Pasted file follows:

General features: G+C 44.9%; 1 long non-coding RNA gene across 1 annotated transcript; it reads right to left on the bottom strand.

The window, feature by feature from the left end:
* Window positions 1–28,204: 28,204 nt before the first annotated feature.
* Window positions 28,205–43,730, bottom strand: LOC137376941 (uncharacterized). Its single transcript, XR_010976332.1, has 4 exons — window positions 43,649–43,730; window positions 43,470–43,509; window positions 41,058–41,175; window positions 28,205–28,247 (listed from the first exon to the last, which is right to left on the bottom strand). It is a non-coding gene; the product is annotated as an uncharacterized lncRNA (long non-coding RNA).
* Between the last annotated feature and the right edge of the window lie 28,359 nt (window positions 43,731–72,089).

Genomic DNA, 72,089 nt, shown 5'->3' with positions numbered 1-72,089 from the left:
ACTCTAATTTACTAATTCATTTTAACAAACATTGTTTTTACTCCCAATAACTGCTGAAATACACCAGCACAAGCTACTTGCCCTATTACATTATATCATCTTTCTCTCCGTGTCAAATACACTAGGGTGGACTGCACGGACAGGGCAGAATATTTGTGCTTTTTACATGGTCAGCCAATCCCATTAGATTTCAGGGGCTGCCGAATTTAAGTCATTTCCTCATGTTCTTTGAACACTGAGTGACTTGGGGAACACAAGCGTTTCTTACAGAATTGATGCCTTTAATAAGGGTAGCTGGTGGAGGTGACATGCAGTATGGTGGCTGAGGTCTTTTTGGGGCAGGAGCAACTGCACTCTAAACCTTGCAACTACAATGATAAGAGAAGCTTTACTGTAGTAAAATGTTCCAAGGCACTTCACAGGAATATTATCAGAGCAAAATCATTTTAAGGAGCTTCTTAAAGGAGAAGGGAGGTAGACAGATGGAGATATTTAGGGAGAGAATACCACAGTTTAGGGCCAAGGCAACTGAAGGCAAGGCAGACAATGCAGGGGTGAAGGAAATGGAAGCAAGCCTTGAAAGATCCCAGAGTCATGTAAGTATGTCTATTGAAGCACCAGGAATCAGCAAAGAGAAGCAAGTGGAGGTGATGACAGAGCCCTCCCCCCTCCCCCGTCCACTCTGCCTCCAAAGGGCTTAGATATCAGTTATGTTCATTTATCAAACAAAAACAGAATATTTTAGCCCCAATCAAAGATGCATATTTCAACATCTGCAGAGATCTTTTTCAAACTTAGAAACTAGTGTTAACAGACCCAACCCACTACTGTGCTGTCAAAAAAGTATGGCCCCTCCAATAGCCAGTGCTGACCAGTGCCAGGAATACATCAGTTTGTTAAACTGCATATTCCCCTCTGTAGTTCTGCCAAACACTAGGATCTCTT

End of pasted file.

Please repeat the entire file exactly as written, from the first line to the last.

General features: G+C 44.9%; 1 long non-coding RNA gene across 1 annotated transcript; it reads right to left on the bottom strand.

The window, feature by feature from the left end:
* Window positions 1–28,204: 28,204 nt before the first annotated feature.
* Window positions 28,205–43,730, bottom strand: LOC137376941 (uncharacterized). Its single transcript, XR_010976332.1, has 4 exons — window positions 43,649–43,730; window positions 43,470–43,509; window positions 41,058–41,175; window positions 28,205–28,247 (listed from the first exon to the last, which is right to left on the bottom strand). It is a non-coding gene; the product is annotated as an uncharacterized lncRNA (long non-coding RNA).
* Between the last annotated feature and the right edge of the window lie 28,359 nt (window positions 43,731–72,089).

Genomic DNA, 72,089 nt, shown 5'->3' with positions numbered 1-72,089 from the left:
ACTCTAATTTACTAATTCATTTTAACAAACATTGTTTTTACTCCCAATAACTGCTGAAATACACCAGCACAAGCTACTTGCCCTATTACATTATATCATCTTTCTCTCCGTGTCAAATACACTAGGGTGGACTGCACGGACAGGGCAGAATATTTGTGCTTTTTACATGGTCAGCCAATCCCATTAGATTTCAGGGGCTGCCGAATTTAAGTCATTTCCTCATGTTCTTTGAACACTGAGTGACTTGGGGAACACAAGCGTTTCTTACAGAATTGATGCCTTTAATAAGGGTAGCTGGTGGAGGTGACATGCAGTATGGTGGCTGAGGTCTTTTTGGGGCAGGAGCAACTGCACTCTAAACCTTGCAACTACAATGATAAGAGAAGCTTTACTGTAGTAAAATGTTCCAAGGCACTTCACAGGAATATTATCAGAGCAAAATCATTTTAAGGAGCTTCTTAAAGGAGAAGGGAGGTAGACAGATGGAGATATTTAGGGAGAGAATACCACAGTTTAGGGCCAAGGCAACTGAAGGCAAGGCAGACAATGCAGGGGTGAAGGAAATGGAAGCAAGCCTTGAAAGATCCCAGAGTCATGTAAGTATGTCTATTGAAGCACCAGGAATCAGCAAAGAGAAGCAAGTGGAGGTGATGACAGAGCCCTCCCCCCTCCCCCGTCCACTCTGCCTCCAAAGGGCTTAGATATCAGTTATGTTCATTTATCAAACAAAAACAGAATATTTTAGCCCCAATCAAAGATGCATATTTCAACATCTGCAGAGATCTTTTTCAAACTTAGAAACTAGTGTTAACAGACCCAACCCACTACTGTGCTGTCAAAAAAGTATGGCCCCTCCAATAGCCAGTGCTGACCAGTGCCAGGAATACATCAGTTTGTTAAACTGCATATTCCCCTCTGTAGTTCTGCCAAACACTAGGATCTCTT